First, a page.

Deeply conflicted. That’s how I feel about calling the exterminator. The longer I’m alive the more eastern my thinking becomes. What right do I have to kill other animals for doing just what they’ve evolved to do? The yellow jackets who made a nest in our siding were doing just what nature directed them to do. In what sense is our house natural? When they started getting inside, though, memories of having been traumatized by stepping on a yellow jacket nest when I was younger came to too sharp a focus. Terror is probably the right word. We were catching and releasing five or six a day and summer doesn’t look to be about to give way to autumn very soon. There’s nothing like being startled by an angry bee when you walk into a room in summer-weight clothes. So the exterminator came.
As the yellow jackets fled into the house to escape the poison I pondered what right I had to deprive them of their lives (here’s the eastern thinking part). How was my comfort, or my lack of terror, more important than their need for a home? Couldn’t we peacefully coexist? You see, I’m no fan of violence of any sort. In my ideal world there would be no war and no meanness. You might not be able to call yellow jackets cuddly, but they don’t seem the happiest of creatures with whom to interact. They’re industrious, like business owners want their drones to be, but their people skills aren’t too good. Maybe it’s just projecting, but when they swarm the only word that comes to mind is anger. Even their evolved body armor reflects that. Still, I didn’t want them killed. I just wanted them not to misunderstand our human interactions while shut in during a pandemic.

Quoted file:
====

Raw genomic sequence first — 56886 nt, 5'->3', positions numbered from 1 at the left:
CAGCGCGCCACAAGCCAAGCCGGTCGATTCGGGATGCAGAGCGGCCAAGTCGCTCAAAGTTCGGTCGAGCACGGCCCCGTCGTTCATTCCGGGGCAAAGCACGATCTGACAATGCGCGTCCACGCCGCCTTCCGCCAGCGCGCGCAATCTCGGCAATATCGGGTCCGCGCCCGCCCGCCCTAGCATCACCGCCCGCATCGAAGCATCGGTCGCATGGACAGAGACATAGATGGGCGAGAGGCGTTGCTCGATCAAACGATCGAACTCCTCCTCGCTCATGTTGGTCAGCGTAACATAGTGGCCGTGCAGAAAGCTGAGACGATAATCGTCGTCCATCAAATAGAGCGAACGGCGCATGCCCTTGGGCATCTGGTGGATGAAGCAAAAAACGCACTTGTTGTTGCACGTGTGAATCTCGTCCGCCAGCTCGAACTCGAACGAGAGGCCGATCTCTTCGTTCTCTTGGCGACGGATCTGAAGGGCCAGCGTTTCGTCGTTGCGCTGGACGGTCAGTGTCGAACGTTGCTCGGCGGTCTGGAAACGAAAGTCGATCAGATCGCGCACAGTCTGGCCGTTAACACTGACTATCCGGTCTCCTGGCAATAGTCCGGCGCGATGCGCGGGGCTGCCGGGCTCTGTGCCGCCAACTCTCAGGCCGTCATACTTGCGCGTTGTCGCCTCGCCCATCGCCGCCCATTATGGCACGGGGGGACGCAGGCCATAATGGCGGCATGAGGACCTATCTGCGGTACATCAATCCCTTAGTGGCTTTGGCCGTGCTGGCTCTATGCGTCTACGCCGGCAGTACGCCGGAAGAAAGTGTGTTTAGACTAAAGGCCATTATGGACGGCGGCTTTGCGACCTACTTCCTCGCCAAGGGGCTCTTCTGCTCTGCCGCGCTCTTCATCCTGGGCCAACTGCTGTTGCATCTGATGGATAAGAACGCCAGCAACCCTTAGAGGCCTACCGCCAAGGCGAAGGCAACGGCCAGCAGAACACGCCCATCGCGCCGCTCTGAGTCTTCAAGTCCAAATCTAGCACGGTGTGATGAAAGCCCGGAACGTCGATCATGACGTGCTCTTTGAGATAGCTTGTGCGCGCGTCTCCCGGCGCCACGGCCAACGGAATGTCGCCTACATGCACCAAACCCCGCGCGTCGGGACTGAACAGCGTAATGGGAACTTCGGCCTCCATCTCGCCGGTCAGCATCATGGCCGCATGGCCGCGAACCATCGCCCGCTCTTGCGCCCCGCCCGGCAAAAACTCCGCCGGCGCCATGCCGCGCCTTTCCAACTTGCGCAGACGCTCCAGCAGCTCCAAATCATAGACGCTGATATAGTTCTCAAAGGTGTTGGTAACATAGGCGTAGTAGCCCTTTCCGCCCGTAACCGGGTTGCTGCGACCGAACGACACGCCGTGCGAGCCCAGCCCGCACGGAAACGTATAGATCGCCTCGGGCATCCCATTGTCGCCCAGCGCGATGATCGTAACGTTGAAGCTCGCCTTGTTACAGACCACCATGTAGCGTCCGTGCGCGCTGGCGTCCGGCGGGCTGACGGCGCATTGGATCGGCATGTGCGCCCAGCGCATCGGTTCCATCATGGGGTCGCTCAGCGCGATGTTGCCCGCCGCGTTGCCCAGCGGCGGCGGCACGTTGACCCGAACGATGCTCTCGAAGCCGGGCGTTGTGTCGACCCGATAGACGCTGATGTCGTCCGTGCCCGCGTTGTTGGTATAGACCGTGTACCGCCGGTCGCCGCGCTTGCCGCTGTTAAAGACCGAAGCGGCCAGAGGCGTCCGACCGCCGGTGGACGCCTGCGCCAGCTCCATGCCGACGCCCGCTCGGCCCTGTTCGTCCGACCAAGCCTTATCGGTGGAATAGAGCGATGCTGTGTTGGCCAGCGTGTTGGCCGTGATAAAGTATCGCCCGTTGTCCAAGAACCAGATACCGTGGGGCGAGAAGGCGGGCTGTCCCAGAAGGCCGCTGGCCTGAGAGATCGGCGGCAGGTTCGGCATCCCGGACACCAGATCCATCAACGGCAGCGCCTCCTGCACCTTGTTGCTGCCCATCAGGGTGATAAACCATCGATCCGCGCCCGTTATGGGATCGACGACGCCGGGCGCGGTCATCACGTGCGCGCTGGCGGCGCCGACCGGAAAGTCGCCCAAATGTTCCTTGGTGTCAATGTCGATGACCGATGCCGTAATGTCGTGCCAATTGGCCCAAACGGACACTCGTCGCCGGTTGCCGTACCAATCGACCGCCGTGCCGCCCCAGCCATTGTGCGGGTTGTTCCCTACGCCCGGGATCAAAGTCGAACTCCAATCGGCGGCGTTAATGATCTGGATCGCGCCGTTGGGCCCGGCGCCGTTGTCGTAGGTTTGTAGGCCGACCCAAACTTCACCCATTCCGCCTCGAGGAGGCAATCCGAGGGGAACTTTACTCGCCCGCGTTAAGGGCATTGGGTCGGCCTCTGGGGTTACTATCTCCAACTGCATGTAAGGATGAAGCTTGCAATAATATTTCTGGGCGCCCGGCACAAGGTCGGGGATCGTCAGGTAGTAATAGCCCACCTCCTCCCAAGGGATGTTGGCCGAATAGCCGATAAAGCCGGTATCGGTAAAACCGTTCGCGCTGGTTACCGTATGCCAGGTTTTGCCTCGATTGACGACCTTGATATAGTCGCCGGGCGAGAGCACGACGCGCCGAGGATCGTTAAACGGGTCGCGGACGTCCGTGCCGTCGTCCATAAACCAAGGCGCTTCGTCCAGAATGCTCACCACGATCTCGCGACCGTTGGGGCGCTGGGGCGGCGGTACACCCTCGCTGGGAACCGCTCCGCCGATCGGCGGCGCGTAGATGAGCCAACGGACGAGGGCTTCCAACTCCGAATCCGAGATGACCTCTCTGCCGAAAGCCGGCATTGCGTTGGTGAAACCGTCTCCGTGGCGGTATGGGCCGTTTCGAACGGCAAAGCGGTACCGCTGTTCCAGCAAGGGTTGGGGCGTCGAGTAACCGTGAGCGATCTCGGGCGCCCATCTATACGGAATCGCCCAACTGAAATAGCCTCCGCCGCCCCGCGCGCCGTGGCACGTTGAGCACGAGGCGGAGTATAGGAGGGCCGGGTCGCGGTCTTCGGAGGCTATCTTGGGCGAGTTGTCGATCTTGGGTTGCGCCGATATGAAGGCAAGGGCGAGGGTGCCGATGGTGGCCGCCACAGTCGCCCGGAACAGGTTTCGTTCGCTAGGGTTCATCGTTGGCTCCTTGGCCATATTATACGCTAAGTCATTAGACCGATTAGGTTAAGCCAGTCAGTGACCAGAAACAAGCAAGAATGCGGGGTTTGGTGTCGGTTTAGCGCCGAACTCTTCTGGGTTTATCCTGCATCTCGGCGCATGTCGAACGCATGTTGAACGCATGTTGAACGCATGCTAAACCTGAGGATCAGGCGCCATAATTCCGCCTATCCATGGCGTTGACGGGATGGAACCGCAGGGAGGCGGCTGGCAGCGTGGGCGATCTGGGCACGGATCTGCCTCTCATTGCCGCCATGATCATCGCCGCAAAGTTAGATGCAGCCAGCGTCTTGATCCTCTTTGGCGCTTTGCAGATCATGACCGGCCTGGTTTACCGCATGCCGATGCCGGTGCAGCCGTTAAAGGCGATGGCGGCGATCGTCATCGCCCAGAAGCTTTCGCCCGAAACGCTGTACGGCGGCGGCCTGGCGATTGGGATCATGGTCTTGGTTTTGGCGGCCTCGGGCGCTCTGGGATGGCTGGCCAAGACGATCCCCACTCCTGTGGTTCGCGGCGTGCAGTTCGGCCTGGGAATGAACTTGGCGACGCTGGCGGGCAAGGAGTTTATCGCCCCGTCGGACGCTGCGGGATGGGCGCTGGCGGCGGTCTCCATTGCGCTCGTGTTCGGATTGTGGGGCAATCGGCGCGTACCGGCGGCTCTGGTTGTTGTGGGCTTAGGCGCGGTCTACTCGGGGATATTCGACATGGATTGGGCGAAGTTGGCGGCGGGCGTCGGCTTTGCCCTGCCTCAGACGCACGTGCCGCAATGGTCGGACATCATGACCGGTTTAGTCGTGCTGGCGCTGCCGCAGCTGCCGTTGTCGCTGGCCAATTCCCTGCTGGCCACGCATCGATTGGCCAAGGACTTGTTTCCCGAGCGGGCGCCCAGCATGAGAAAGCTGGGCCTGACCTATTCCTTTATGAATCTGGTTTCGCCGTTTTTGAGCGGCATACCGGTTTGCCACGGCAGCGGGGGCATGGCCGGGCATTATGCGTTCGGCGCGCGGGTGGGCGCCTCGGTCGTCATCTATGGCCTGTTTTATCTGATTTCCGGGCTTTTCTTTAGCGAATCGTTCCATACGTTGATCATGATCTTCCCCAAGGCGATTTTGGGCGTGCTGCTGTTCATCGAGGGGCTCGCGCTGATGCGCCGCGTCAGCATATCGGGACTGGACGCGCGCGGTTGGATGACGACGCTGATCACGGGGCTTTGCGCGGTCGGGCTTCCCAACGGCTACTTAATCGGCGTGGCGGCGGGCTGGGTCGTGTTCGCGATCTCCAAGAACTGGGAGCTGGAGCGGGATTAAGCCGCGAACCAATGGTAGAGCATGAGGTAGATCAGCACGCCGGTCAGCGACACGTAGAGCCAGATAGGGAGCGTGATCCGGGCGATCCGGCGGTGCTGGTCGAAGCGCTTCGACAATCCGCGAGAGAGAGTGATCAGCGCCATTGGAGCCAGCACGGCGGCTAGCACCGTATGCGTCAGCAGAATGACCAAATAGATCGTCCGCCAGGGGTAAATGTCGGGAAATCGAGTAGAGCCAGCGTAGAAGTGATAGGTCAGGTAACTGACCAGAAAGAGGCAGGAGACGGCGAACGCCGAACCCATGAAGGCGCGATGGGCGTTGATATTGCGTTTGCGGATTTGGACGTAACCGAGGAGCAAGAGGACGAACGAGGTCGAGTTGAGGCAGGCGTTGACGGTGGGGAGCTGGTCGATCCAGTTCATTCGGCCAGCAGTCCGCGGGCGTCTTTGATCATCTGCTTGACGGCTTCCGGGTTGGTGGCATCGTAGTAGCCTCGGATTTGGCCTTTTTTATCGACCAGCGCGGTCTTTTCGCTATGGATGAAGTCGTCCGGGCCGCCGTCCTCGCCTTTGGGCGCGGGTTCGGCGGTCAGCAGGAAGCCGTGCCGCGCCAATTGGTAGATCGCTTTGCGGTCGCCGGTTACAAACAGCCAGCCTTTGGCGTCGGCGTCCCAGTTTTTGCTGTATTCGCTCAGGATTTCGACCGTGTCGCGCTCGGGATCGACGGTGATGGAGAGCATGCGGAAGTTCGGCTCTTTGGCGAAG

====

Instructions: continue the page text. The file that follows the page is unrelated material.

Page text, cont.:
Life is a gift to all creatures. I became a vegan years ago because of humanitarian concern for our fellow creatures. The mess our world’s in now because of our lack of care for anything but money plainly shows. Bees, it could be argued, make more of a contribution to the well-being of the planet than I do. Who am I to make any claim of superiority? Still, I’m responsible to pay half my salary on a mortgage that will keep me in one location until the situation betters. When I see that silhouette in the window a sting of terror from my childhood comes back as I grab an empty peanutbutter jar to catch and release, only to have another bee replace the first. Childhood traumas are like that, of course. But now I apologize for bringing on the death of fellow creatures and I walk through the rooms through which they had freely flown.